As a kid, I belonged to a church called the Christian and Missionary Alliance.
Translation of entire church philosophy (and I promise this applies to you, too): there’s lots of work we can do in the world. We can be plumbers and papermakers, opticians and electricians and teachers. There’s every other profession in the world, and then there is MISSIONARY.
Missionaries, because they give up so much of their lives in service to telling other people about the divine, was held up as the highest and most spiritual work you could do. There’s everyone else, and then there’s missionary.
Missionaries are held in even higher esteem than pastors, because pastors get to stay in their home countries, while missionaries go out somewhere (anywhere the roads aren’t well-paved and their lives are in peril will do) and talk about the divine.
I grew up believing that the best, highest thing I could possibly do is become a missionary.
That makes everything else I could possibly do Not Enough.
I feel like I’m not justified in talking about — let alone teaching about — spirituality because it’s not enough. I’m just breathing with you, or speaking with you, or seeing spirit animals that come to me when we’re talking and sharing their messages.
Those things are inherently Not Enough because a.) I’m not somewhere in the wilds of a developing nation trying to convert people, and b.) I haven’t devoted the entirety of my life to religion.
I haven’t made my life a monument to Sacrifice in Service of the Divine.
Those are the Maximum Asshole Brain: Wounding Achievement Unlocked feels I have about my work in the world. (Hang with me, though, ’cause this isn’t a cry for help.)
The truth is, we all have these places where we feel like we’re not enough.
We all have these feelings about our work. We all have the “Who am I to ______?” feels, says Brene Brown, and I believe her because SCIENCE.
The people who appear to have sacrificed so much for the sake of their work get to me. The ‘Well, what are YOU doing? You’re just fucking breathing with people’ voices set in, and I berate myself because I haven’t founded a nonprofit and personally installed drywall for flood victims and rehabilitated baby squirrels and built schools and slept in tents for months on end because, quite frankly, I have transcended the needs of the physical world. (This year. Obviously, I should have done all that this year.)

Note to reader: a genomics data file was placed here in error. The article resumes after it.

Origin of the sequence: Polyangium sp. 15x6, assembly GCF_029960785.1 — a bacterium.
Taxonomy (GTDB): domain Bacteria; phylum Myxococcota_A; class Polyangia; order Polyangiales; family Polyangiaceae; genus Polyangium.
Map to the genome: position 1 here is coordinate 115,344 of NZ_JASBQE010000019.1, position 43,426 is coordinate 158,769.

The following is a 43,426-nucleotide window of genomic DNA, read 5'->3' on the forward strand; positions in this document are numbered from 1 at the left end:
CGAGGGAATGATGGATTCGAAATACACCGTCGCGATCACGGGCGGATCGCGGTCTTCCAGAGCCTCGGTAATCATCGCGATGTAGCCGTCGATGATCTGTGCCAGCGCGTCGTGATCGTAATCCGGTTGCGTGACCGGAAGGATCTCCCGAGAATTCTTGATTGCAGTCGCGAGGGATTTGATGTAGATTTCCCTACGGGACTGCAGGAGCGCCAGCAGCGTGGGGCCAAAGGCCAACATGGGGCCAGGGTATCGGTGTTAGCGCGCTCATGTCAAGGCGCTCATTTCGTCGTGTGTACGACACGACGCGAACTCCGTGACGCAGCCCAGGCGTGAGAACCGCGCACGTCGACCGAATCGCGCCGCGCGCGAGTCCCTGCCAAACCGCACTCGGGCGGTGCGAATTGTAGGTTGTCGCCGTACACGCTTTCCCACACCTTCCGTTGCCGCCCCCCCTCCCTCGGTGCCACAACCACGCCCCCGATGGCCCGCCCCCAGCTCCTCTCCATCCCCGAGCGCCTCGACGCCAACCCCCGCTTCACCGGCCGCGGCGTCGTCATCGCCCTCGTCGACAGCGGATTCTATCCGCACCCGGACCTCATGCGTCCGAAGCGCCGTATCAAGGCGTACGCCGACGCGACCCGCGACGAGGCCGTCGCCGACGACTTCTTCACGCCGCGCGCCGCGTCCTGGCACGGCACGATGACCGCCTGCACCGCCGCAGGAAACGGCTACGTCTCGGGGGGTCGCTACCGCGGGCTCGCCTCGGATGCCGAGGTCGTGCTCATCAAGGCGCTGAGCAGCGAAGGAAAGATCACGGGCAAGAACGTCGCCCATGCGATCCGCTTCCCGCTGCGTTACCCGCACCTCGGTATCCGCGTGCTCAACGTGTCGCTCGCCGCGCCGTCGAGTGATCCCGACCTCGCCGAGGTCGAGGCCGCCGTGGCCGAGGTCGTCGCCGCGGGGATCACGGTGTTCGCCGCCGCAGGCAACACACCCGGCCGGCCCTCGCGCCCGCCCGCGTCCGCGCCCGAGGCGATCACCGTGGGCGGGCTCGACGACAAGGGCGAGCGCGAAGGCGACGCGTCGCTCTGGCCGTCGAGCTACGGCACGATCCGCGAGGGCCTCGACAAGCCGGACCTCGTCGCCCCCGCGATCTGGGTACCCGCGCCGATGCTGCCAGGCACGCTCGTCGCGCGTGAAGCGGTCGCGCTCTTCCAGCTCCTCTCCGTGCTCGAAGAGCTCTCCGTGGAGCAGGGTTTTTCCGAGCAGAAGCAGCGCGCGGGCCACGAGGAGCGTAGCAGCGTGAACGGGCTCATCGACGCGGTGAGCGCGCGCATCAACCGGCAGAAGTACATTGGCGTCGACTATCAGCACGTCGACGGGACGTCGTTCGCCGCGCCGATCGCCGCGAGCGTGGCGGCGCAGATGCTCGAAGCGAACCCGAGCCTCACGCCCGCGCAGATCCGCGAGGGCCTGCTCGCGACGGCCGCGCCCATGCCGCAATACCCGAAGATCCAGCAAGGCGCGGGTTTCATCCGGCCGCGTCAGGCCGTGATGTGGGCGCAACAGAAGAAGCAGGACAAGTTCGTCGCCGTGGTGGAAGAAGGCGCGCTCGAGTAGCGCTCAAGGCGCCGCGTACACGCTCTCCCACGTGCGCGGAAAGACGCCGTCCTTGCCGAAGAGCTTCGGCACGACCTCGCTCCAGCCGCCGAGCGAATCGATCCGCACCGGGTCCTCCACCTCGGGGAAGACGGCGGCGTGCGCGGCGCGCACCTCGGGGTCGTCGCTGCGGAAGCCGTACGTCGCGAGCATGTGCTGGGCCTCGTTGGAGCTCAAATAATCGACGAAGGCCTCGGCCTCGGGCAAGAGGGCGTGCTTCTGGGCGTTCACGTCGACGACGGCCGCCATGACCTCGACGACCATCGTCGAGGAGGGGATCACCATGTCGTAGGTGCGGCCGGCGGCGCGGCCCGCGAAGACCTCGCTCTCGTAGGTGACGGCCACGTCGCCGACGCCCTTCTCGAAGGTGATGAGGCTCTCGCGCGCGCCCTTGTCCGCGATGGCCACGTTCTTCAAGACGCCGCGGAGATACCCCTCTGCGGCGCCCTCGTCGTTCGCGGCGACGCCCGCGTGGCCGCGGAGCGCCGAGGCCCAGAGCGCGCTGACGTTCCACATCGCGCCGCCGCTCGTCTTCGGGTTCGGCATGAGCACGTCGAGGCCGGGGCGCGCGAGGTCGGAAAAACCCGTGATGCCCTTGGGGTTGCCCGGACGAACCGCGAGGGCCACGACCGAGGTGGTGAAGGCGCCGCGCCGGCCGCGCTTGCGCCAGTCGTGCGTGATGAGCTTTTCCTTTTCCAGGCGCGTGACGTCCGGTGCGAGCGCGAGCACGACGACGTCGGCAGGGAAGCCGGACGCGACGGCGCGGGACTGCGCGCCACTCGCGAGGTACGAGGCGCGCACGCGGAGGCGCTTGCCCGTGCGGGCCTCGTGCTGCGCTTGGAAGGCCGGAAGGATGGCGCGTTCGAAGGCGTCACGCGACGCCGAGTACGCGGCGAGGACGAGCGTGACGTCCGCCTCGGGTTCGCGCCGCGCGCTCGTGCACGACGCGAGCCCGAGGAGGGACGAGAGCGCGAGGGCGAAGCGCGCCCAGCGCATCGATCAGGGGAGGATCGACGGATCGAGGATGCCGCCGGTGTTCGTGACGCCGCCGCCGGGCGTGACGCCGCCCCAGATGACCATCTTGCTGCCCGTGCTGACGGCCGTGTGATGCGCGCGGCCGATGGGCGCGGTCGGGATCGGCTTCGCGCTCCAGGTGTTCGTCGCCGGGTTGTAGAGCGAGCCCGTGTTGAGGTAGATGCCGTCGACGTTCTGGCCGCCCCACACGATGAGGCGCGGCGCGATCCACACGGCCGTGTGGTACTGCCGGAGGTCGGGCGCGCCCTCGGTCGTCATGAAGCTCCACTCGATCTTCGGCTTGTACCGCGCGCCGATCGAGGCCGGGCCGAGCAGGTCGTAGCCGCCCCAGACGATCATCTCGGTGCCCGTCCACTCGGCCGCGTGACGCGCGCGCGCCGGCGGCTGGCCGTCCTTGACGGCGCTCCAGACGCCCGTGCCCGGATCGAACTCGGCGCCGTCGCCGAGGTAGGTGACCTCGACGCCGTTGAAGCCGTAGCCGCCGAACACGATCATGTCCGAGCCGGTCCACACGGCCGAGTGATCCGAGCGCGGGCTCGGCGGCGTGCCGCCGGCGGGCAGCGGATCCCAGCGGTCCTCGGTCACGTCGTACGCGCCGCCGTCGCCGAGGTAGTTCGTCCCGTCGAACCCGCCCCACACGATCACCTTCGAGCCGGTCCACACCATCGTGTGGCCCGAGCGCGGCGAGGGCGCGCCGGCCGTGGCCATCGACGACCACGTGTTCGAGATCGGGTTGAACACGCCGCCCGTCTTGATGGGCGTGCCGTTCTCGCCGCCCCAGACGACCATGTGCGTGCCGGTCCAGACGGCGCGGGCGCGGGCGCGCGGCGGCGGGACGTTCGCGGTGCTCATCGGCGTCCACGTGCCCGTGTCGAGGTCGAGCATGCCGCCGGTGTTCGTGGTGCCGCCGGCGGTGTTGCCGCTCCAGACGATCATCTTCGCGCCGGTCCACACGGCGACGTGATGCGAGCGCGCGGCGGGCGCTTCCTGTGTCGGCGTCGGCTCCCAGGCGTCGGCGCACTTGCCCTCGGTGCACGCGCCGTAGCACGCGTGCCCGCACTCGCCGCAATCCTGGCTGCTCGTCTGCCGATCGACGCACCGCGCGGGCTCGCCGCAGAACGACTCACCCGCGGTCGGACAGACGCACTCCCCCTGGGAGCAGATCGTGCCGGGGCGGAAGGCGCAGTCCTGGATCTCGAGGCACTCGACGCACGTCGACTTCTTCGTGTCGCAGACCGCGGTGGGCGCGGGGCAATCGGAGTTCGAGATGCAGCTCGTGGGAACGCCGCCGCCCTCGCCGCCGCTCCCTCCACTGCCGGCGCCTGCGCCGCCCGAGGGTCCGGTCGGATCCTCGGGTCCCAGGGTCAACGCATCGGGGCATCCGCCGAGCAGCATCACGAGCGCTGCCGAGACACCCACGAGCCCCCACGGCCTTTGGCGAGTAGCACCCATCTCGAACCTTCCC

That’s my brain at its worst. Verbatim.
If I step far enough back from my own Maximum Asshole Brain to hear my own best, highest self speaking, I can hear:
You have no choice but to do this work.
It’s not up to you to decide whether it’s enough or not enough.
Wherever you are, and whatever it is you’re doing that you’re deeply connected to — you don’t get to judge it as Not Enough.
Whether it’s organizing three people to give food to a family across the street, or whether you’re feeding billions with your efforts a la Tony Robbins.
Keep going. You don’t get to decide whether it’s enough or not.
Your imperative is to do the work.
Asshole brain is right: I can’t save everyone. None of us can.
We have to trust that Everything We Have is Just Enough.
In that place — where we can believe in our own gifts enough to give them back to the world — we can unlock fulfillment and meaning. Today, and every day.
This was taken verbatim from my latest podcast episode, Coming Out of the Spiritual Closet. I hope you’ll give it a listen. I’ve spent entirely too long couching my knowing and intuition in soft words and brush-offs instead of telling you the whole story. Here it is, and HOLY HELL IT’S SO VULNERABLE THAT I MAKE MYSELF CRY THREE TIMES.
P.S. If you bat down compliments, don’t earn enough money for your work, don’t trust kindness, or shut down around all humans a looooong time ago but hope no one notices, pick up the Receive breathwork class for $22 here. (Less misery and more aliveness costs less than a hardback book. GOOD DEAL.)